Those Sudden Moments that Can Change the Entire Direction of Your Life.
Some one once said…
“The Aim of Education is not to Acquire Knowledge but to Take Action” – How true!!
Having returned for 13 months on the road in England and Europe I found myself now playing drums in The Foundry Brass band in what was known then as The Old Forge Nightclub in The Strathcona Hotel. This was a six night per week gig,..”A Musicians dream”. During the daytime I was also teaching drums at Hall & Fairfield Music on Fort Street.

One day the guy who repairs musical instruments at the store is getting rid of some stuff from his house and asked me if I would be interested in purchasing an 8 millimeter camera, a projector and a screen for $150.00. I don’t know why I said yes, but I bought the package, through it in the trunk of my car an didn’t look at it again for three weeks. When I finally opened the trunk, I thought it would be fun to make some slapstick movies with my musician friends and show them at the Christmas party at the Forge. They went over so well, that I thought
this photography stuff could be fun.

Now I’m starting to Hang with amateur photography friends but as they would throw around terms like “Depth of Field” “Hyper-Focal distance” etc., I realized I new nothing. So I bought a 35mm Pentax single lens reflex camera and took a correspondence course from the The School of Modern Photography in New York, finished the course and and really got into 35mm black and white work.

My every day routine was to open The Colonist Newspaper and look at the photos taken by Colonist Photographers. Wow!! I thought… wouldn’t it something if I could be one of those guys. Then a voice inside me said “Why not”? Well I do have a good eye for photos I thought, but am I good enough to have my photos in the newspaper?

So one morning I put together my best 5 or 6 black and white photos and boldly walked into the Colonist office with my pictures. Now at this time the Times/Colonist was a morning paper, (The Colonist) and an afternoon paper, (The Times). There were around 5 or 6 Free-lance Photographers that provided most of the pictures in the paper and were paid so much for each photo that was used.

There were some really great photographers at that time with names like: like Jim Ryan, Irving Strickland, Bill Johns, Bill Boucher, Bill Halkett. These guys were all top notch at their jobs. Because most of the staff started at 3 p.m. and worked till midnight, the whole Colonist newsroom was empty when I arrived. This was surely one of the defining moments in my life. I nervously walked in. There was no clicking of typewriters, just quiet with the faint clicking of a Teletype Machine in the background.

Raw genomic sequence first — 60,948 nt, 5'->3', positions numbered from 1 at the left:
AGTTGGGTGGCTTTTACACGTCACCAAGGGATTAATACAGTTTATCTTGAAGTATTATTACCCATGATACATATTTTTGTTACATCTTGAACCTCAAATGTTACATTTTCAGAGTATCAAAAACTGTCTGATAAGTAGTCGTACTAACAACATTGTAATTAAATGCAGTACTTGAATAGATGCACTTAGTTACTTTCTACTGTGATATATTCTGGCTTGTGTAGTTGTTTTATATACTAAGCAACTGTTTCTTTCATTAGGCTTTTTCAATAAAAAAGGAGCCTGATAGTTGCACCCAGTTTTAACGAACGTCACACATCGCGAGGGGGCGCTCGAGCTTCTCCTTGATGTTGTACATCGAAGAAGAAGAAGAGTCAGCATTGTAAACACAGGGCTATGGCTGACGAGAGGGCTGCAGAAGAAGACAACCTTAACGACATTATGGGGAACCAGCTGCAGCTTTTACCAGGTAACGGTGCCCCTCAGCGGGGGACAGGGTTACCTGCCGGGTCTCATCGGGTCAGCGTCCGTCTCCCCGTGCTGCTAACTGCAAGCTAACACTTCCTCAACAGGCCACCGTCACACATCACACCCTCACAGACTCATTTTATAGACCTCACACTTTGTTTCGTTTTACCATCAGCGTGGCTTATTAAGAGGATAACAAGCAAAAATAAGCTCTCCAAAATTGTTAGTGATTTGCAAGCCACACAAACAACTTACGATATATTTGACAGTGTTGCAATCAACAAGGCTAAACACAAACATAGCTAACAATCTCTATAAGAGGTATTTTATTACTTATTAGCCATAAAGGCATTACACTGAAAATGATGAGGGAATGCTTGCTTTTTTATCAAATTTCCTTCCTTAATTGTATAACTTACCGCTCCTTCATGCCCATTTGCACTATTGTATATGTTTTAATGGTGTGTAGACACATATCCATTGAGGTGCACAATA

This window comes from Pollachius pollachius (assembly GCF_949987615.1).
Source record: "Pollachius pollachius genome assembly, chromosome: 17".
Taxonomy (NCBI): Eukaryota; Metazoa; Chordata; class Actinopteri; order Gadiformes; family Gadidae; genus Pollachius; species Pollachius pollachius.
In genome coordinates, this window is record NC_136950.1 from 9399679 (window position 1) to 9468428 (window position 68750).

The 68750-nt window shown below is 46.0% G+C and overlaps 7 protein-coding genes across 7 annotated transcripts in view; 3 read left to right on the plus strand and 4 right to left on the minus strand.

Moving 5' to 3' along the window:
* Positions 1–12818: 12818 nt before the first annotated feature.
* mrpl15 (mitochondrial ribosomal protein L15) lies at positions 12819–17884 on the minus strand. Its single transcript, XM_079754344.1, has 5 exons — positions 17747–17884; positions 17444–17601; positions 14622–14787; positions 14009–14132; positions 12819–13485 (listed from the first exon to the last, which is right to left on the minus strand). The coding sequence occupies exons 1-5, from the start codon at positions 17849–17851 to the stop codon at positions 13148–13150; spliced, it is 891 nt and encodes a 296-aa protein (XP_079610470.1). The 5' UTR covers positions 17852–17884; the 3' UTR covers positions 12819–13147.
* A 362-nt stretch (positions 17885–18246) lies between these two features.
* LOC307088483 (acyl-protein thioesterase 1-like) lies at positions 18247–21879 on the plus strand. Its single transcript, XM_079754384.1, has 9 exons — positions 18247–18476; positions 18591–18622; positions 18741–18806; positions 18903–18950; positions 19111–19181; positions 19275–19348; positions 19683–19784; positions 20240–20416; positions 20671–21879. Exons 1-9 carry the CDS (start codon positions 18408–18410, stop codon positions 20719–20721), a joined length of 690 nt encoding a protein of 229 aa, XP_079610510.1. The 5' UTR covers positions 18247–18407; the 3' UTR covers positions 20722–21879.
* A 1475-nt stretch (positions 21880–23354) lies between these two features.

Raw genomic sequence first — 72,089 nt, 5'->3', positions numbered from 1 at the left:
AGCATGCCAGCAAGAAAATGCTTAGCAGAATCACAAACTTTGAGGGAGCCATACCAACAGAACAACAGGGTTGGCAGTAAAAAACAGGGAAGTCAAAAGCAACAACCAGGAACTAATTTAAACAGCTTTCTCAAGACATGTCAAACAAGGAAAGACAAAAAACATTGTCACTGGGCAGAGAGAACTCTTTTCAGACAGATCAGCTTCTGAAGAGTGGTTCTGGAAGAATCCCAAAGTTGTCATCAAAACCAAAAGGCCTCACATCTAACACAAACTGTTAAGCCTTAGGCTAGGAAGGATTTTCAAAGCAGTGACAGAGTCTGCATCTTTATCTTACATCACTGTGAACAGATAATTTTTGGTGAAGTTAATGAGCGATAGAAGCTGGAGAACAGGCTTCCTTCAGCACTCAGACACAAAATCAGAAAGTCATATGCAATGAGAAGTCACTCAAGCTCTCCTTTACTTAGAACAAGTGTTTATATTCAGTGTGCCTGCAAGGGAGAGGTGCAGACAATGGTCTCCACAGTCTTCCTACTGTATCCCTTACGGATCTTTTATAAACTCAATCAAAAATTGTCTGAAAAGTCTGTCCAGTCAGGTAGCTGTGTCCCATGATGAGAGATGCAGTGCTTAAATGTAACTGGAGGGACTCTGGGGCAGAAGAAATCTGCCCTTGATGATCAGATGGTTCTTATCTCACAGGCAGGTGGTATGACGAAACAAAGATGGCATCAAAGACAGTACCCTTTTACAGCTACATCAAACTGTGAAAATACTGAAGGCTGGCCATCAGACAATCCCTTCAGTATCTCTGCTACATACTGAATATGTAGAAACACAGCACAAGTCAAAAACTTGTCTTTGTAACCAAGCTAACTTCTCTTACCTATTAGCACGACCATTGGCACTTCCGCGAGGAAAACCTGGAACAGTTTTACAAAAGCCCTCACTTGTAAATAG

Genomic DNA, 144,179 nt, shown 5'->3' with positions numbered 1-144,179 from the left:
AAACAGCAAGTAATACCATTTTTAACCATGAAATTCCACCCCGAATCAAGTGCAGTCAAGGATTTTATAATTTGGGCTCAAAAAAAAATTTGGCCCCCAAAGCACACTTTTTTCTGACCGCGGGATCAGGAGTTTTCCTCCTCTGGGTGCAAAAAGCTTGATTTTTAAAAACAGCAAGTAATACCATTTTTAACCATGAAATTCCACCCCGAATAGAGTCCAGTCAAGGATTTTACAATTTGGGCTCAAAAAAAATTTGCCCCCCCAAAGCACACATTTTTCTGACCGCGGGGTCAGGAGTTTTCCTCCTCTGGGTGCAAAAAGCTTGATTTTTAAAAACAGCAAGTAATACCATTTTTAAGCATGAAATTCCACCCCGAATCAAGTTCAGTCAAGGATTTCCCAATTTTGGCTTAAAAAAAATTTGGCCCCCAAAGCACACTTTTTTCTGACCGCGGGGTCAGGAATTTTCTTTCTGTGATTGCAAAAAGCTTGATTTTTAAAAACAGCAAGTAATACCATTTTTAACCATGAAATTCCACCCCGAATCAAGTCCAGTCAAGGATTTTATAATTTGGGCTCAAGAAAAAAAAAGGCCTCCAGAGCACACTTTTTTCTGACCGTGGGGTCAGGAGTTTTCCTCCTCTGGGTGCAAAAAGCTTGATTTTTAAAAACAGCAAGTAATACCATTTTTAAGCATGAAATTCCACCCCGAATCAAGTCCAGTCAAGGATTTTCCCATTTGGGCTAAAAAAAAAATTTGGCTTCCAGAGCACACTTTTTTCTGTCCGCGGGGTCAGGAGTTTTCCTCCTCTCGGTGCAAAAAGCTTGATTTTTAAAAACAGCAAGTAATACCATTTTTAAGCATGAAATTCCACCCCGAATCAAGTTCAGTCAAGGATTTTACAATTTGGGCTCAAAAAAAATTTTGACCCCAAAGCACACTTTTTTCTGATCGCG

Way at the back was the City Editor at his desk. Darn! I thought. I have to walk all the way up to his desk, which I did slowly looking like a Deer in the headlights.I had thought out this scenario of meeting The City Editor a thousand times and was ready for either..”. Wow! what great photos”… or “Your stuff sucks, go home kid”.

The City Editors face is buried in paperwork as I approach and I cough slightly…Huh Huh!… Nothing!… I cough again and he lifts his head but his eyes or still on the papers. “Yep” his says. “Hi my name is Barry Casson”, I blurt out in a broken voice… I thought you might like to look at my photos…He finally makes eye contact and says “Just leave them on the desk here” and drops his head again. Wait a minute, I’m thinking, this is not supposed to
happen I want you to look at them and I mean right now! I need “Wow” or “They Suck”. “Was there anything else” he says? “aaaah… aahhh…no”, I mumble…”Thank you” and I make my way out of the building feeling somewhat cheated by the response.

I finished the gig at The Old Forge that night and got home around 3 p.m after hitting Paul’s Restaurant for chips and gravy. Woke up around 10 a.m. grabbed the morning paper as usual and suddenly?… Naw!… It couldn’t be. But there it was!… one of my photos splashed real big all over the front page of the Colonist with my name underneath it. I couldn’t believe it? I was literally stunned!

There had been a fire a few days prior in a warehouse where the Delta Hotel now stands near the Johnson Street Bridge. I had taken a shot of our Parliament Buildings framed up in a burnt out window pane and now almost everyone in town was looking at my photo.

I spent the next several years shooting for the Colonist and went on to become a staff photographer at another local paper called The Victorian. I estimate that I may of had as many as five to six thousand published photos during those seven years as a news photographer and it all started like the rhyme in the children’s story book… The Little Engine That Could!…”I think I can…I think I can…I think I can!

Hope you enjoyed this piece o fmy life. If you know anyone interested in learning drums, please pass on my name. They can reach me at or 250-721-2113 or go to my website for videos and blogs